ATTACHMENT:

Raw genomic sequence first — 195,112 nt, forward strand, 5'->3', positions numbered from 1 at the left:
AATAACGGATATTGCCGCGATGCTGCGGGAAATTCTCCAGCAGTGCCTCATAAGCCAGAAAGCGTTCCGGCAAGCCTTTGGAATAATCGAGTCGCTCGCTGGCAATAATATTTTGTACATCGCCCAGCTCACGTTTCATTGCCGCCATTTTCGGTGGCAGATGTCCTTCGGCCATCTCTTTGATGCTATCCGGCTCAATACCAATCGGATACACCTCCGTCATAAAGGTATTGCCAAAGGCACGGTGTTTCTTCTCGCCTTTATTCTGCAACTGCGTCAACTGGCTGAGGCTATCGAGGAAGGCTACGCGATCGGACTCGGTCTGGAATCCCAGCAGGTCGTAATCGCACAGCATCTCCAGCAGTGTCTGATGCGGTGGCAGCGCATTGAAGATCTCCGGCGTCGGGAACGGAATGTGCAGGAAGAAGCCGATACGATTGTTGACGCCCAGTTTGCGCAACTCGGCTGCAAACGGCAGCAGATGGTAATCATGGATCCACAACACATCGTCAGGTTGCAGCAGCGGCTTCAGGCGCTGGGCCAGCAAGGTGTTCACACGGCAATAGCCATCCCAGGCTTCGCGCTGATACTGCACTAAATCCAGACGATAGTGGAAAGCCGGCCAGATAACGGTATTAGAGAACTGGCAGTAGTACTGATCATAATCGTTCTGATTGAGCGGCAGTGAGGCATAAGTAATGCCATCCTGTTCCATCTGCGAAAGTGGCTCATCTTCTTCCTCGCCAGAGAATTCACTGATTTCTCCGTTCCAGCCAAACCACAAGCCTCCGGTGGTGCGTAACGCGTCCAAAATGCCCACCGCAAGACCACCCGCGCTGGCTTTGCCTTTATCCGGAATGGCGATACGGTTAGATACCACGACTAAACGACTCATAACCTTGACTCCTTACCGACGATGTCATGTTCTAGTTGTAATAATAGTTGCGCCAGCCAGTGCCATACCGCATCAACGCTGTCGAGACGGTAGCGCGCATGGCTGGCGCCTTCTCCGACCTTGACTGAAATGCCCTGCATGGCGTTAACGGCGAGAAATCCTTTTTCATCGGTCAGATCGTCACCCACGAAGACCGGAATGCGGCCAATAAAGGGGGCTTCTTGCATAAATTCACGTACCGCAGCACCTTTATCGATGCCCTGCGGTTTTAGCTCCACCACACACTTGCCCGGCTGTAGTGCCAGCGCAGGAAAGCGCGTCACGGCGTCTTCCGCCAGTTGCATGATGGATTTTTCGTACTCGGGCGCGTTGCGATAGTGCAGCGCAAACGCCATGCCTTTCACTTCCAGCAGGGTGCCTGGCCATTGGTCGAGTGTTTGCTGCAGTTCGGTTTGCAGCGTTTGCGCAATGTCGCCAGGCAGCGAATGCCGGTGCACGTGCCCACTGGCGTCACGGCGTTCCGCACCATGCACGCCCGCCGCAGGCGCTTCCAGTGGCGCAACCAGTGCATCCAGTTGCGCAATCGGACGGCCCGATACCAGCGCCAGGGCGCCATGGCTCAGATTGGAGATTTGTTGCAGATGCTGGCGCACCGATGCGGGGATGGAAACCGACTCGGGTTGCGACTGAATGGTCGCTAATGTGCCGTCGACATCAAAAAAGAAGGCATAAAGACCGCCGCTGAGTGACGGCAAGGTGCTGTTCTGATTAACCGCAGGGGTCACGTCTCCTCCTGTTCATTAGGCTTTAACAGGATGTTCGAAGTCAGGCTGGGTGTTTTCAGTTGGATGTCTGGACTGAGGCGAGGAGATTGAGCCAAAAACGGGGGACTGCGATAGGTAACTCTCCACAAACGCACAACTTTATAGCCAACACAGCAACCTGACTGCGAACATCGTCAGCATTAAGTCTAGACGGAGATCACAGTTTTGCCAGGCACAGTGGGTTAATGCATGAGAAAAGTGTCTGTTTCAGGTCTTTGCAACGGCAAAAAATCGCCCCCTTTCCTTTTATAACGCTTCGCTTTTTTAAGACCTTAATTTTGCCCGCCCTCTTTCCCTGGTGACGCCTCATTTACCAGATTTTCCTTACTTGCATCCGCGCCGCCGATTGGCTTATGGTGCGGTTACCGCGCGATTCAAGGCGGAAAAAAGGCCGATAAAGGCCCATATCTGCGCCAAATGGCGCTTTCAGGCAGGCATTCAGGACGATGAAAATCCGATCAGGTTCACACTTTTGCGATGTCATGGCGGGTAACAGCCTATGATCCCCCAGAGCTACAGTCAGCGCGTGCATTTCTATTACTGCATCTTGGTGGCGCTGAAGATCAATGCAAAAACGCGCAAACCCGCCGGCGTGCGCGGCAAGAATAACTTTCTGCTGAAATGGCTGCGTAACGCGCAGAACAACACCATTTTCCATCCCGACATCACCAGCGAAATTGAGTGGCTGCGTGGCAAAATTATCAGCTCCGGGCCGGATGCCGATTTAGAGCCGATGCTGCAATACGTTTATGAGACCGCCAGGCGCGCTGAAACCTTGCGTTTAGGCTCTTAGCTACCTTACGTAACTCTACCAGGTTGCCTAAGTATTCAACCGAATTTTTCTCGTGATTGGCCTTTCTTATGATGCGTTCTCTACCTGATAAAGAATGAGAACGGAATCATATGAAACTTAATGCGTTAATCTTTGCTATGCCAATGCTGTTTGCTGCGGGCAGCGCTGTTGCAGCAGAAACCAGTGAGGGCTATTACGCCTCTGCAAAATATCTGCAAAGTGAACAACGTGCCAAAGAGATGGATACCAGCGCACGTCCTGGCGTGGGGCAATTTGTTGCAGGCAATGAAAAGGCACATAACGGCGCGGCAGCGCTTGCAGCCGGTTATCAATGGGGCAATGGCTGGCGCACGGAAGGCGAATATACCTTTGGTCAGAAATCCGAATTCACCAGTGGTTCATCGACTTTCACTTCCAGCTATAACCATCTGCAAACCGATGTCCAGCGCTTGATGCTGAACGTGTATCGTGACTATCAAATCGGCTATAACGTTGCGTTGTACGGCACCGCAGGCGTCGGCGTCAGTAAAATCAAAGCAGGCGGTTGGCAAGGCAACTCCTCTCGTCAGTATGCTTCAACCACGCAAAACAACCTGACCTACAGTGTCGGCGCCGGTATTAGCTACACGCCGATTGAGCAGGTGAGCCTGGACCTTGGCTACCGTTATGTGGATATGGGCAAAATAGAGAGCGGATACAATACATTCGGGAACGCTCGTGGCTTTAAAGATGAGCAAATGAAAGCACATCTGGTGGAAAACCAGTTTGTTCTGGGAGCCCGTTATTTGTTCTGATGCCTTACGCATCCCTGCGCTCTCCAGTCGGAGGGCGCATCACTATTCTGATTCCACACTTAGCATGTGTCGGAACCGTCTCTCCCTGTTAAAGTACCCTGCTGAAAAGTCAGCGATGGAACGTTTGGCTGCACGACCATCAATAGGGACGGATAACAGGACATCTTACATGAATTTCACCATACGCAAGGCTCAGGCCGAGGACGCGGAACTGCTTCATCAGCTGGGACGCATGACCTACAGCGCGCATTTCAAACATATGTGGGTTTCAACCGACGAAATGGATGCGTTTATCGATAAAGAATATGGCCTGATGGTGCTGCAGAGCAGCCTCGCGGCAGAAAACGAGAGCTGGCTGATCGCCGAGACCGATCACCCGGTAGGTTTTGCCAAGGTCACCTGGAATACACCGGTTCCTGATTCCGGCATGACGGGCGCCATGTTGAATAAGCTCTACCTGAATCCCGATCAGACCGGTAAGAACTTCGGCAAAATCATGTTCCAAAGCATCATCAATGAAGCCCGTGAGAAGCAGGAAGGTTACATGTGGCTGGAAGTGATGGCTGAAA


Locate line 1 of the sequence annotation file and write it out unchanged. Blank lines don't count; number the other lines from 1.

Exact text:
Raw genomic sequence first — 195,112 nt, forward strand, 5'->3', positions numbered from 1 at the left: